"But even if the meaning is the same, what is 'fees' in a particular case depends on the subject-matter in relation to which fees are imposed. In this case we are concerned with the administration of civil justice in a State. The fees must have relation to the administration of civil justice. While levying fees the appropriate Legislature is competent to take into account all relevant factors, the value of the subject-matter of the dispute, the various steps necessary in the prosecution of a suit or matter, the entire cost of the upkeep of courts and officers administering civil justice, the vexatious nature of a certain type of litigation and other relevant matters.

It is free to levy a small fee in some cases, a large fee in others subject of course to the provisions of Article 14. But one thing the Legislature is not competent to do, and that is to make litigants contribute to the increase of general public revenue. In other words it cannot tax litigation, and make litigations pay, say for road building or education or other beneficial schemes that a State may have. There must be a broad correlationship with the fees collected and the cost of administration of civil justice."1

Elaborating this position, a Full Bench of the Gujarat High Court, while examining the constitutional validity of Article 15 in the First Schedule of the Bombay Court Fees Act, 1959 in its application to the State of Gujarat, observed that it is for the State to establish that what has been levied is court fees properly so called and if there is any enhancement, the State must justify the enhancethent. Upholding the validity of the levy, the court examined the broad relationship between the levy of court fee and the cost of administration of civil justice in order to determine whether it is a fee or a pretence and not a fee in reality.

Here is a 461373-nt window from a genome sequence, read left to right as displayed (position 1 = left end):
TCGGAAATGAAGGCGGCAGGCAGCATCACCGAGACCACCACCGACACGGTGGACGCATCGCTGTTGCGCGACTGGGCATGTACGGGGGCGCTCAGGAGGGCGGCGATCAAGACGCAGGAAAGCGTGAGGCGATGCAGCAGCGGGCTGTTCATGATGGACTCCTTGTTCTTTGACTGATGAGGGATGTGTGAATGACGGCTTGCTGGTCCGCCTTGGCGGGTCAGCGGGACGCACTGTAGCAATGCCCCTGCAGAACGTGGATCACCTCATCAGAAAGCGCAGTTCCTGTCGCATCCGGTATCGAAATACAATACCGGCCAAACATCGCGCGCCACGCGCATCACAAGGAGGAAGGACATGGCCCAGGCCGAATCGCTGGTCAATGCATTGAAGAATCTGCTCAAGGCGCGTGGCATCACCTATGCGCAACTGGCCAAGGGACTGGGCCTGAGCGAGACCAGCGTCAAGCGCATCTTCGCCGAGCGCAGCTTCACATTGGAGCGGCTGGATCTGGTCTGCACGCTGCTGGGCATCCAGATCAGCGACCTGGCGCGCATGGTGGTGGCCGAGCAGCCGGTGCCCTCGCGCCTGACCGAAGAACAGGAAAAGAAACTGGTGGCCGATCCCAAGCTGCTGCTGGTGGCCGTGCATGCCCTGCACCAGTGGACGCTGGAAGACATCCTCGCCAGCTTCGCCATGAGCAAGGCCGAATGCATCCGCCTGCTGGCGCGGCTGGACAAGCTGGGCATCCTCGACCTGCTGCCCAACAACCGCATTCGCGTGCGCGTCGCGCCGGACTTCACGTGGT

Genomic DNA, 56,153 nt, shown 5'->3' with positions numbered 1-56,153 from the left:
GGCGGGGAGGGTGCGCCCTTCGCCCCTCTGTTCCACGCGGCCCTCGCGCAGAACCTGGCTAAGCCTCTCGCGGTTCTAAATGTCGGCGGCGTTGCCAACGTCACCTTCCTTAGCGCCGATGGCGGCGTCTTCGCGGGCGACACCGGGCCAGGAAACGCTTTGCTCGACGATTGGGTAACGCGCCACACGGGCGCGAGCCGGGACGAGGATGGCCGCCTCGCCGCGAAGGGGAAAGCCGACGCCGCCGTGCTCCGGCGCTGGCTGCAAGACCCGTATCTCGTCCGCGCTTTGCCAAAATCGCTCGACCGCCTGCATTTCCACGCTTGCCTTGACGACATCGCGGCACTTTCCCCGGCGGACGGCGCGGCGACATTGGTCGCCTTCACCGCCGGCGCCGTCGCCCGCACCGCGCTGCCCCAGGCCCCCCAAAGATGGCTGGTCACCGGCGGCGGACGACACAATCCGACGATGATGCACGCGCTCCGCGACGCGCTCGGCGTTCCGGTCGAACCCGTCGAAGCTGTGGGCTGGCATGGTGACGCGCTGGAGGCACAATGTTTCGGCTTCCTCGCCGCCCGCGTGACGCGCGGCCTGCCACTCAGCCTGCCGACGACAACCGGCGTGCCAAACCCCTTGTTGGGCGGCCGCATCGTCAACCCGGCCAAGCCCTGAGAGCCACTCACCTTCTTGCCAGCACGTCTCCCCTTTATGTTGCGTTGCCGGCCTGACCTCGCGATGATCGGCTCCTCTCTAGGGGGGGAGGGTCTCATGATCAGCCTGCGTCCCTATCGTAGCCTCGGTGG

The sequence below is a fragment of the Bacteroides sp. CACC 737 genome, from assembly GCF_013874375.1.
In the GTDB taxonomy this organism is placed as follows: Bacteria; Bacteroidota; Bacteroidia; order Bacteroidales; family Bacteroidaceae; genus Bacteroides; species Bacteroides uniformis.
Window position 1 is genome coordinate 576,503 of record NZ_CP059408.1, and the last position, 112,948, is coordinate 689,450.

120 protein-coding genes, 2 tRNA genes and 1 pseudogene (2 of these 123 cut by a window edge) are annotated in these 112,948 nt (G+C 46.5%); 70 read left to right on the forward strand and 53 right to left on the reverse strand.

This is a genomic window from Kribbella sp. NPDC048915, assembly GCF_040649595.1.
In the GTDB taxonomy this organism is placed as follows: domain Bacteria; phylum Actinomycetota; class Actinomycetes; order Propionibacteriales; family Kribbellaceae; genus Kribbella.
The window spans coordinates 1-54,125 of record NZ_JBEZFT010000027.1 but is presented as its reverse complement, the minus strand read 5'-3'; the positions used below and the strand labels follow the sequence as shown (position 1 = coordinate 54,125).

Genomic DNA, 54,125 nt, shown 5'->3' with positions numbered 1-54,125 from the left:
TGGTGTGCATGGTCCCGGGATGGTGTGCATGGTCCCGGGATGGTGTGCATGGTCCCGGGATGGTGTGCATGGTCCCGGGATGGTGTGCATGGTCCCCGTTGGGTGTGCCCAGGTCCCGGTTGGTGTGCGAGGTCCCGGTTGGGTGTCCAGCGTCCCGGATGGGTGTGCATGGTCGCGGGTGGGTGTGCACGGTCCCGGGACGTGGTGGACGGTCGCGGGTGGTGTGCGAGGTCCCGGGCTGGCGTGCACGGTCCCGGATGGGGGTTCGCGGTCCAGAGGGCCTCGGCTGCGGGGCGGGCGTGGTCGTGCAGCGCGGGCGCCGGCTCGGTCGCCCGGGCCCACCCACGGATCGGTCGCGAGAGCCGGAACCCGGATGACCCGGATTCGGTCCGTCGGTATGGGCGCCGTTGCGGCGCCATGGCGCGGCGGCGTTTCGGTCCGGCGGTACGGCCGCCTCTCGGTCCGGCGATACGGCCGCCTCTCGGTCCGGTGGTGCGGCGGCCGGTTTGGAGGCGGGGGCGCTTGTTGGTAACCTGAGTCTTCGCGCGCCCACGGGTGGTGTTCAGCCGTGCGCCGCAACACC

The ratio of the case is that the court fee can be validly levied as the fee is levied for service rendered. The only thing to be examined is whether there is a broad relationship between the levy of court fee and the cost of administration of civil justice. It unquestionably follows that by setting up forum for rendering civil justice, the State renders service and is entitled to charge fee for rendering the service. Therefore, levy of court fees in civil justice system cannot be dubbed as tax on justice.

1. Government of Madras v. Zenith Lamp and Electrical Ltd., AIR 1973 SC 724.

3.13. In a peculiar set of circumstances, the Supreme Court of India had occasion to pronounce on the wisdom and rationality of levy of court fee. It even took upon itself some day in future to decide the constitutionality of price for access to court justice as being either just or legal. Without expressly stating so, the court possibly gave vent to its feeling by stating that when court fee becomes a barrier in access to justice, the constitutionality of the levy is open to question. But while giving vent to its feeling, it did not finally pronounce on the subject.1 The difference between tax and fee has come into sharp focus by a catena of decisions.

It was once believed that to justify a levy as fee for service rendered, there must be an element of quid pro quo and that, when challenged, the Legislature must justify the levy by pointing out the receipt and the quantum of service rendered. Translating this dictum into administration of civil justice, it must be shown that the expenditure on service rendered by administration of civil justice must bear close relationship with the receipt from the court fees. However, this element of quid pro quo has recently undergone a change. Undoubtedly, though a fee must have relation to services rendered or the advantage conferred, such relation need not be direct a mere causal relation may be enough.

Further, neither the incidence of the fee nor the service rendered need be uniform. Quid pro quo in the strict sense is not the one and the only true index of a fee; nor is it necessarily absent in a tax.2 It would, therefore, be inappropriate to compare by statistics the receipt under the head 'court fee' with the quantum of service rendered evaluated by expenditure incurred in establishing and maintaining administration of civil justice. However, there must be some broad relationship between the two.

1. Central Coal Fields Ltd. v. Jaswal Coal Co., 1980 Suppl SCC 471.

2. Municipal Corporation of Delhi v. Mohd. Yasin, (1983) 3 SCC 229.